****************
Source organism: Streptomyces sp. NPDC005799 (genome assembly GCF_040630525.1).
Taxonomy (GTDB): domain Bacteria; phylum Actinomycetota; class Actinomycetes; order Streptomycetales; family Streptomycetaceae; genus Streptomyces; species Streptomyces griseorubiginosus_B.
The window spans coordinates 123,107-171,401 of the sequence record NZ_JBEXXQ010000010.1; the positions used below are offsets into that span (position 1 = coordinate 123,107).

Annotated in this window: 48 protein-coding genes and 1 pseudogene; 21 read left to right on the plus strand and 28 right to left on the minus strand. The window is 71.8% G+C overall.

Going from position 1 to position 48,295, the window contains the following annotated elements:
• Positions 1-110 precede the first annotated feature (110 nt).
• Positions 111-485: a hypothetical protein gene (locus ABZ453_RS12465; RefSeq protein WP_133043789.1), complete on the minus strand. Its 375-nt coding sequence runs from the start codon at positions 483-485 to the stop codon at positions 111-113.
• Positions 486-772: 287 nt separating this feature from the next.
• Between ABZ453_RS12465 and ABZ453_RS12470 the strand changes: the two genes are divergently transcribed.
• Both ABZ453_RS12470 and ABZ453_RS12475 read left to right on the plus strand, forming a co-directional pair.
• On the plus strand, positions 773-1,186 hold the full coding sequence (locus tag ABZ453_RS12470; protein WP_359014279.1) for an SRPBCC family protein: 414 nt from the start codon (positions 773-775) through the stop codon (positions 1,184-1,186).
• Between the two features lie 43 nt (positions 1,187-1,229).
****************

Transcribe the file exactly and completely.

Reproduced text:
Source organism: Streptomyces sp. NPDC005799 (genome assembly GCF_040630525.1).
Taxonomy (GTDB): domain Bacteria; phylum Actinomycetota; class Actinomycetes; order Streptomycetales; family Streptomycetaceae; genus Streptomyces; species Streptomyces griseorubiginosus_B.
The window spans coordinates 123,107-171,401 of the sequence record NZ_JBEXXQ010000010.1; the positions used below are offsets into that span (position 1 = coordinate 123,107).

Annotated in this window: 48 protein-coding genes and 1 pseudogene; 21 read left to right on the plus strand and 28 right to left on the minus strand. The window is 71.8% G+C overall.

Going from position 1 to position 48,295, the window contains the following annotated elements:
• Positions 1-110 precede the first annotated feature (110 nt).
• Positions 111-485: a hypothetical protein gene (locus ABZ453_RS12465; RefSeq protein WP_133043789.1), complete on the minus strand. Its 375-nt coding sequence runs from the start codon at positions 483-485 to the stop codon at positions 111-113.
• Positions 486-772: 287 nt separating this feature from the next.
• Between ABZ453_RS12465 and ABZ453_RS12470 the strand changes: the two genes are divergently transcribed.
• Both ABZ453_RS12470 and ABZ453_RS12475 read left to right on the plus strand, forming a co-directional pair.
• On the plus strand, positions 773-1,186 hold the full coding sequence (locus tag ABZ453_RS12470; protein WP_359014279.1) for an SRPBCC family protein: 414 nt from the start codon (positions 773-775) through the stop codon (positions 1,184-1,186).
• Between the two features lie 43 nt (positions 1,187-1,229).